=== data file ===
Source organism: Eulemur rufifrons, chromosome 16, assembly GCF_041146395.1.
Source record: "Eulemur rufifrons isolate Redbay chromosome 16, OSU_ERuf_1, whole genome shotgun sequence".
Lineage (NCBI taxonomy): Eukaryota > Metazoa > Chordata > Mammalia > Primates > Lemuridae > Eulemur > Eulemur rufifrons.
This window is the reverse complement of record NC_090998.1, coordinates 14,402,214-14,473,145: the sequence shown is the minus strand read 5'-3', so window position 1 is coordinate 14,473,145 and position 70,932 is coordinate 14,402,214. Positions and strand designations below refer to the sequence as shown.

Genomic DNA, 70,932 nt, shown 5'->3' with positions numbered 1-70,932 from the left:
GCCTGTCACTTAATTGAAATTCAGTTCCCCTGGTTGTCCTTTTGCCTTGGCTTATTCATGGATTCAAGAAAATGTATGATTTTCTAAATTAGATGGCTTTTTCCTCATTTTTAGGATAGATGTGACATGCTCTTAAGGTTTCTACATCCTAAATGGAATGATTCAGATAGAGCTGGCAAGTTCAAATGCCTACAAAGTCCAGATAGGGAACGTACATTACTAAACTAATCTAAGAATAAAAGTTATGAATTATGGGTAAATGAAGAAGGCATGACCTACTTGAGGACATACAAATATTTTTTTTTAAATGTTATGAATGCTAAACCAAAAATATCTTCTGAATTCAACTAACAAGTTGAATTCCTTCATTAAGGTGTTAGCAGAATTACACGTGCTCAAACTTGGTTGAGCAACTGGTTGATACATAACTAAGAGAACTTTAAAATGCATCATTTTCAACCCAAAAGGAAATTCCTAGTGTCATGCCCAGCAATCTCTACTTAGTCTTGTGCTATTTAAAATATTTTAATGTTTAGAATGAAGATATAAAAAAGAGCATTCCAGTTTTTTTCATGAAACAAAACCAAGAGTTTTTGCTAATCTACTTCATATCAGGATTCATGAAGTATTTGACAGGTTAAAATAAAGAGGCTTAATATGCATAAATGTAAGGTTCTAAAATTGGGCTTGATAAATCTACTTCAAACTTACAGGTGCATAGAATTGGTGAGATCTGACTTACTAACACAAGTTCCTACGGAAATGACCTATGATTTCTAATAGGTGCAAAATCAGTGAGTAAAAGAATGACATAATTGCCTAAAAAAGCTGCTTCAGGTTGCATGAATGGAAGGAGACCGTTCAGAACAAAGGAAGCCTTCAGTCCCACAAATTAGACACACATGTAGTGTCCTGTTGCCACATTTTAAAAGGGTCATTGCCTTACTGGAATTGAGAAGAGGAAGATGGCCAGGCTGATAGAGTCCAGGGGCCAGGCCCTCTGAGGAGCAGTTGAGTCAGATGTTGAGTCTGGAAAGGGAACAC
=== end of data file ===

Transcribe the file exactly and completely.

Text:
Source organism: Eulemur rufifrons, chromosome 16, assembly GCF_041146395.1.
Source record: "Eulemur rufifrons isolate Redbay chromosome 16, OSU_ERuf_1, whole genome shotgun sequence".
Lineage (NCBI taxonomy): Eukaryota > Metazoa > Chordata > Mammalia > Primates > Lemuridae > Eulemur > Eulemur rufifrons.
This window is the reverse complement of record NC_090998.1, coordinates 14,402,214-14,473,145: the sequence shown is the minus strand read 5'-3', so window position 1 is coordinate 14,473,145 and position 70,932 is coordinate 14,402,214. Positions and strand designations below refer to the sequence as shown.

Genomic DNA, 70,932 nt, shown 5'->3' with positions numbered 1-70,932 from the left:
GCCTGTCACTTAATTGAAATTCAGTTCCCCTGGTTGTCCTTTTGCCTTGGCTTATTCATGGATTCAAGAAAATGTATGATTTTCTAAATTAGATGGCTTTTTCCTCATTTTTAGGATAGATGTGACATGCTCTTAAGGTTTCTACATCCTAAATGGAATGATTCAGATAGAGCTGGCAAGTTCAAATGCCTACAAAGTCCAGATAGGGAACGTACATTACTAAACTAATCTAAGAATAAAAGTTATGAATTATGGGTAAATGAAGAAGGCATGACCTACTTGAGGACATACAAATATTTTTTTTTAAATGTTATGAATGCTAAACCAAAAATATCTTCTGAATTCAACTAACAAGTTGAATTCCTTCATTAAGGTGTTAGCAGAATTACACGTGCTCAAACTTGGTTGAGCAACTGGTTGATACATAACTAAGAGAACTTTAAAATGCATCATTTTCAACCCAAAAGGAAATTCCTAGTGTCATGCCCAGCAATCTCTACTTAGTCTTGTGCTATTTAAAATATTTTAATGTTTAGAATGAAGATATAAAAAAGAGCATTCCAGTTTTTTTCATGAAACAAAACCAAGAGTTTTTGCTAATCTACTTCATATCAGGATTCATGAAGTATTTGACAGGTTAAAATAAAGAGGCTTAATATGCATAAATGTAAGGTTCTAAAATTGGGCTTGATAAATCTACTTCAAACTTACAGGTGCATAGAATTGGTGAGATCTGACTTACTAACACAAGTTCCTACGGAAATGACCTATGATTTCTAATAGGTGCAAAATCAGTGAGTAAAAGAATGACATAATTGCCTAAAAAAGCTGCTTCAGGTTGCATGAATGGAAGGAGACCGTTCAGAACAAAGGAAGCCTTCAGTCCCACAAATTAGACACACATGTAGTGTCCTGTTGCCACATTTTAAAAGGGTCATTGCCTTACTGGAATTGAGAAGAGGAAGATGGCCAGGCTGATAGAGTCCAGGGGCCAGGCCCTCTGAGGAGCAGTTGAGTCAGATGTTGAGTCTGGAAAGGGAACAC